(Available as Amazon and Apple ebooks)

In most of the episodes of the TV series Downton Abbey there are references to contemporary literature, and authors. Since some of the works referred to can be daunting in size, we are publishing a series of Readers which include extracts from the larger books and in some cases the entirety of the smaller ones. Our series is intended to give Downton devotees a ‘taste’ of some of the books referred to and to enable them to decide which works they would like to read in greater depth. Volume One contains extracts from A Tale of Two Cities by Charles Dickens and The Duke’s Children by Anthony Trollope, and the whole of the poem Gunga Din by Rudyard Kipling.

The Books of Downton Abbey

Volume Two – by Aspal Press

(Available as Amazon and Apple ebooks)

This is the second volume of ‘The Books of Downton Abbey’, and continues the theme of the first volume – to give readers a ‘taste’ of the numerous literary works referred to in the Downton Abbey TV series. This volume includes an extract from Little Women by Louisa M. Alcott, The Time Machine by H.G. Wells (in its entirety), and an extract from Treasure Island by Sir Robert Louis Stevenson.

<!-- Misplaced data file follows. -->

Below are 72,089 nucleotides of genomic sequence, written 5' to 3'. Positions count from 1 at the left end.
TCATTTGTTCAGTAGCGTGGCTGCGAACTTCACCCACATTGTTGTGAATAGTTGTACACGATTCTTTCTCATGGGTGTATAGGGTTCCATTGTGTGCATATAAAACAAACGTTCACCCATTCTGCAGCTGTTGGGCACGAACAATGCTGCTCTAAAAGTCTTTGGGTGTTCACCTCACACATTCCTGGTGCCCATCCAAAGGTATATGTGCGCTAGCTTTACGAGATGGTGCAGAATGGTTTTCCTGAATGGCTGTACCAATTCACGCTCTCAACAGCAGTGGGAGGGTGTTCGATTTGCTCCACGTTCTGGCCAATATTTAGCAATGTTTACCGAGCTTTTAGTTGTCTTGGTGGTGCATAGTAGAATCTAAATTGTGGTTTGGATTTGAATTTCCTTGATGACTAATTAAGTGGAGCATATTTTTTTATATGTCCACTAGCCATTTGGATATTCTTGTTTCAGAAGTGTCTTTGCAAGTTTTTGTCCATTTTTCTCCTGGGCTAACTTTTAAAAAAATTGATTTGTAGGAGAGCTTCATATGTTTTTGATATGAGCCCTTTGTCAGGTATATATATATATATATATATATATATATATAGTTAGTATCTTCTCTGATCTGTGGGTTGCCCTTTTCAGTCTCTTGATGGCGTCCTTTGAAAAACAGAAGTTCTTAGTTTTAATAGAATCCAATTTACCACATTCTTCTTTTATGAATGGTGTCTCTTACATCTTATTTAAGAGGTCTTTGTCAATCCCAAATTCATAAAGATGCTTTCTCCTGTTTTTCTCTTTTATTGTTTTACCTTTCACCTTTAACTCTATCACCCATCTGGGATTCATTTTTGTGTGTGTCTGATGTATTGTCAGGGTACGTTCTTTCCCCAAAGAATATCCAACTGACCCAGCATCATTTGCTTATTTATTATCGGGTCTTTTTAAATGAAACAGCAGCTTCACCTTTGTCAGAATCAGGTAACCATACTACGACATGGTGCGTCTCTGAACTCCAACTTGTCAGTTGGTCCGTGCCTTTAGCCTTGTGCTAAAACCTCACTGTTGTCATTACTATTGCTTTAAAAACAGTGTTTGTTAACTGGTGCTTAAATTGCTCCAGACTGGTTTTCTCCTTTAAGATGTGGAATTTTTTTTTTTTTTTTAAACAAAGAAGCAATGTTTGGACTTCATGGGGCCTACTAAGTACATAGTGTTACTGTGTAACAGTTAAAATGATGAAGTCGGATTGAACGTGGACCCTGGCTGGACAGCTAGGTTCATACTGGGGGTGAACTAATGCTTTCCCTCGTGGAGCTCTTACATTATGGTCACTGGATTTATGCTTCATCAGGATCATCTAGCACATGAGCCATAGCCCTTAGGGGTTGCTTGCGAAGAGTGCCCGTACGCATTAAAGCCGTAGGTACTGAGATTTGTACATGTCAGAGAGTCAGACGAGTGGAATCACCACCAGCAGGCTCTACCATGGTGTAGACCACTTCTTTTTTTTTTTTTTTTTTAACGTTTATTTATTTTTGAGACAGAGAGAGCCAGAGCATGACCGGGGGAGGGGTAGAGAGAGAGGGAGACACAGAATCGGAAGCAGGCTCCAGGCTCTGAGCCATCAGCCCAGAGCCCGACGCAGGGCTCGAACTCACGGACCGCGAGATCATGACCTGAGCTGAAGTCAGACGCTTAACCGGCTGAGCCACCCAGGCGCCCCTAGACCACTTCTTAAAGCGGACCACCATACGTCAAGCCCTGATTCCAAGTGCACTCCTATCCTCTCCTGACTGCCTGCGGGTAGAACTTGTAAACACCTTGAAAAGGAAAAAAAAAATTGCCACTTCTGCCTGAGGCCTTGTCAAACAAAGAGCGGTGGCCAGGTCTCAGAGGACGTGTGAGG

Reuben Sachs

by Amy Levy

(Available as Amazon and Apple e-books)

The central theme of Reuben Sachs, published in 1888, is the London Jewish Community of the late 19th century and in particular the relationship between Reuben Sachs and Judith Quixano. The novel highlight the differences between the so-called Sephardi Jews (from Spain via Amsterdam) and Ashkenzi Jews (from Poland and Eastern Europe). Reuben Sachs is Ashkenazi while Judith Quixano is a member of the well-established and integrated Sephardi community.

Miss Meredith

by Amy Levy

(Available as Amazon and Apple ebooks)

Elsie Meredith is one of three unmarried daughters of a widowed mother living in London in straightened circumstances. Elsie receives an offer of an engagement as governess with an aristocratic Italian family living in Pisa, the central Italian town with its famous leaning tower. With much trepidation she sets out on an adventure which includes both a romance and an unexpected ending. Much of the novel is focussed on Elsie’s growing appreciation of the beauties of the ancient town while she struggles with her feelings for the eldest son of the family who is visiting from the United States.